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Faith Journey or Road to Hell?

ENTER BY THE NARROW GATE

By Richard Anderson | December 2008
Richard Anderson is a professor of critical thinking and argumentation at California State Polytechnic University, Pomona.

More and more frequently in our New Age culture we hear the phrase “faith journey.” Individuals are described as on a lifelong “faith journey” to either God or “The Force” or a Big Guy in the Sky or some great beyond. It seems that supplying details concerning that “journey” is not necessary and that required actions or specific beliefs are irrelevant. Three examples demonstrate.

A couple of years ago the owner of two “gay bars,” which were apparently used for pornographic filmmaking, was denied burial in the Catholic churches of San Diego, California. The rector of an Episcopalian church jumped in with self-proclaimed “love and compassion” to offer his cathedral for the bar owner’s funeral services. During the ceremony he asserted that the recently deceased was on a “faith journey” and that no one should judge his actions since we all are on our way to God, and presumably Heaven.

The second example involves two young people who ignored Catholic doctrine by shacking up together for a couple of years and begetting one child before finally deciding to tie the knot. Resplendent in her white wedding gown, the bride heard the priest tell the assembled that these two (really three by now) were on their own “faith journey,” and they were now on the right track. These “faith sojourners,” however, never went to church before or after the ceremony, currently receive none of the sacraments, and are not raising their first or second child in the faith. These individuals are, indeed on a journey. But faith, especially the Catholic faith, has nothing to do with that journey.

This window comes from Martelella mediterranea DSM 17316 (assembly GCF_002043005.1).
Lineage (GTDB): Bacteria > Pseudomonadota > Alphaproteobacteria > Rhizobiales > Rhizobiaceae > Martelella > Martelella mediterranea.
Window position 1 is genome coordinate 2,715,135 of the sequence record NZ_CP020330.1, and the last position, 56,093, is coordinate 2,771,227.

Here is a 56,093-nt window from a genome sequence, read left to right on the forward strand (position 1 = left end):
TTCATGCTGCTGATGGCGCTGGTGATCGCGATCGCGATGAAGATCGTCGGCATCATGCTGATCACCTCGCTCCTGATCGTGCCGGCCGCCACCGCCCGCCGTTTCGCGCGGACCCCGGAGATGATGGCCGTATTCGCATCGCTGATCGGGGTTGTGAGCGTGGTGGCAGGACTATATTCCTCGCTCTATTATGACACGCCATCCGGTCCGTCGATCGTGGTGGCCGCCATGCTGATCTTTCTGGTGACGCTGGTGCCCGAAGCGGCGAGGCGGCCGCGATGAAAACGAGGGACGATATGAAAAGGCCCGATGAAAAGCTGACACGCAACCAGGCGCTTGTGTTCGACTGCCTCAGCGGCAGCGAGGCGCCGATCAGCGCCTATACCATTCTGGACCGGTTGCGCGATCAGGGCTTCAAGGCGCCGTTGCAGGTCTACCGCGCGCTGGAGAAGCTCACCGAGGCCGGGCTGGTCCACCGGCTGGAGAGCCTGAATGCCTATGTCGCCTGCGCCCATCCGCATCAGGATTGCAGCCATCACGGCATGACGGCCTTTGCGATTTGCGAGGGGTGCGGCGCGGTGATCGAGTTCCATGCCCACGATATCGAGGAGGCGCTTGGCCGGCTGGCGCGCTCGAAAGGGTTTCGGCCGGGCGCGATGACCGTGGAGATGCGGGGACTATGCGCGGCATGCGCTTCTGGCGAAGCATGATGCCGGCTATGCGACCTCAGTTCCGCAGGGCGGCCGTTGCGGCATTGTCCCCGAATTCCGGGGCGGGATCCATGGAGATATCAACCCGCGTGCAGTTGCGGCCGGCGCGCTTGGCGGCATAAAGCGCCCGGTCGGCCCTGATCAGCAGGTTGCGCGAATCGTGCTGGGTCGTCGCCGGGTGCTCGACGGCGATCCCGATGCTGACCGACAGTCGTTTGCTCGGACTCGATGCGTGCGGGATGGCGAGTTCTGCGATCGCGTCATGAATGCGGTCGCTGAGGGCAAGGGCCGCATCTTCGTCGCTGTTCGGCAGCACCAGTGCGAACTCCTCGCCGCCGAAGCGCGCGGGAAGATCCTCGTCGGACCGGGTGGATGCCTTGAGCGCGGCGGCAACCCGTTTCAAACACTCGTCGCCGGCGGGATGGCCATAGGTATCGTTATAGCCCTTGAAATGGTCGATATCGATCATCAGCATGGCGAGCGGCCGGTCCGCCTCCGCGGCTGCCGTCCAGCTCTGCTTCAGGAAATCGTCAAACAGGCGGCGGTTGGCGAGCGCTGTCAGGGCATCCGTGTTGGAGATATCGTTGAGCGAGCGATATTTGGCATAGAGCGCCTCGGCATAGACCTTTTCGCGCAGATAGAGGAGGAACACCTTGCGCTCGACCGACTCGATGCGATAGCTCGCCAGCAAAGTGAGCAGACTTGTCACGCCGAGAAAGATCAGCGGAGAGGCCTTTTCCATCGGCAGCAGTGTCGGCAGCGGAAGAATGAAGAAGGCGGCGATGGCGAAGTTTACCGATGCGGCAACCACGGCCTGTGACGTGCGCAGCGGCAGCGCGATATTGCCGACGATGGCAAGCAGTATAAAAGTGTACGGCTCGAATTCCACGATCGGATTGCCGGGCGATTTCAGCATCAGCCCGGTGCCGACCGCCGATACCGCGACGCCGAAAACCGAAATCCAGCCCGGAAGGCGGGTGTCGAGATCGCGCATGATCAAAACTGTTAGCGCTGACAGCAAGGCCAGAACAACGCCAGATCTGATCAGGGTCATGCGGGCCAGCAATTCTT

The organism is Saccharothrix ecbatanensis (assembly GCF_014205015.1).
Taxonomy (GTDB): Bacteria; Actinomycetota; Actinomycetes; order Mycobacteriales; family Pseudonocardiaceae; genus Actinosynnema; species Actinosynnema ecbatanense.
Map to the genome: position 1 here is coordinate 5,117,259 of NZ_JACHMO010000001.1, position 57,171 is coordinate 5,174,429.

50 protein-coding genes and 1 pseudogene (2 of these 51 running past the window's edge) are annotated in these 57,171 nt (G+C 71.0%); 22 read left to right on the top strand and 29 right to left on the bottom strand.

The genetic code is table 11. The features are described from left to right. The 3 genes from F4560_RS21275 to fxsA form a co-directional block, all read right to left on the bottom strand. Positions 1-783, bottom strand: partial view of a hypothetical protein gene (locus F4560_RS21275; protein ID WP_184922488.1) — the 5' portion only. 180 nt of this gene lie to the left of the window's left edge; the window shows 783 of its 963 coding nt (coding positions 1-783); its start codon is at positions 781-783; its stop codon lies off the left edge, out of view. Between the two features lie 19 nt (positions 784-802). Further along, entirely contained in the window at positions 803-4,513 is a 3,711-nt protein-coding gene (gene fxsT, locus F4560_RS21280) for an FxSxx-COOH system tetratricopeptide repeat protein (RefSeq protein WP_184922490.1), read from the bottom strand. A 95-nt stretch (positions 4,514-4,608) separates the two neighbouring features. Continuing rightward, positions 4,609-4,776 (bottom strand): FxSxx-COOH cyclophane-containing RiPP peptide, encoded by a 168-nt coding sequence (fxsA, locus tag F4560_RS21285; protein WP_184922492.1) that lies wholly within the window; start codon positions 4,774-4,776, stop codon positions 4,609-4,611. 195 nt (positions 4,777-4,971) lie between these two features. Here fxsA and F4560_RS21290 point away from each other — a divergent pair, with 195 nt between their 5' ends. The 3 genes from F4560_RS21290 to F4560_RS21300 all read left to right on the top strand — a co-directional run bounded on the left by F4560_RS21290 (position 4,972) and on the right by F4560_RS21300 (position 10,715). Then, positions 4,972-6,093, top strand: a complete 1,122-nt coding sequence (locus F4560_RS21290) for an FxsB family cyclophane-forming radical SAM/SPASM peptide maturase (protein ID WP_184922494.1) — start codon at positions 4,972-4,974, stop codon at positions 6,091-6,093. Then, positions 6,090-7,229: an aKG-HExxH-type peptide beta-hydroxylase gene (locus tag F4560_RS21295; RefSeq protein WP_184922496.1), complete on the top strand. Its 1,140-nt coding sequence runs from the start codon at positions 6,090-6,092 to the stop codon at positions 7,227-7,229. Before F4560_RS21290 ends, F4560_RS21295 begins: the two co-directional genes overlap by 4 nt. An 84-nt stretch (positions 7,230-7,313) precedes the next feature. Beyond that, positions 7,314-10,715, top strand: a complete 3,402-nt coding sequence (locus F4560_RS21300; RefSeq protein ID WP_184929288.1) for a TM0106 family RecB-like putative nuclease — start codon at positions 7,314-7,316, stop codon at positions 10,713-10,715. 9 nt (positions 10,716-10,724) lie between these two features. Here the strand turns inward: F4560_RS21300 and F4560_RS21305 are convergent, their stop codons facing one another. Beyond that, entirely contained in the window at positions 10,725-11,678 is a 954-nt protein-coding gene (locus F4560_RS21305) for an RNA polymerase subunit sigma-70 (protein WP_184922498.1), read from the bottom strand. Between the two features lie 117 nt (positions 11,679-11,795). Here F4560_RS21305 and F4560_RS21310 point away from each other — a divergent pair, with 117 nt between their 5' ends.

The final example of where the term was used to simply excuse behavior not at all consistent with Catholic principles dealt with the untimely death of a friend of a friend of this author. The deceased had abandoned his religion some thirty years before his death, married outside of the Church, raised his children with no faith, and referred to himself as a “recovering Catholic.” His orthodox Catholic parents tried to console themselves by stating that there are many ways to God, and their son’s “faith journey” was roundabout. It defies imagination just how anyone with any sense of objectivity could agree with that assessment. An individual who thumbs his nose at the Catholic religion for all of his adult life can hardly be described to be on any sort of journey of faith. Comforting sentiments, yes; truthfulness in terms of reality, no.

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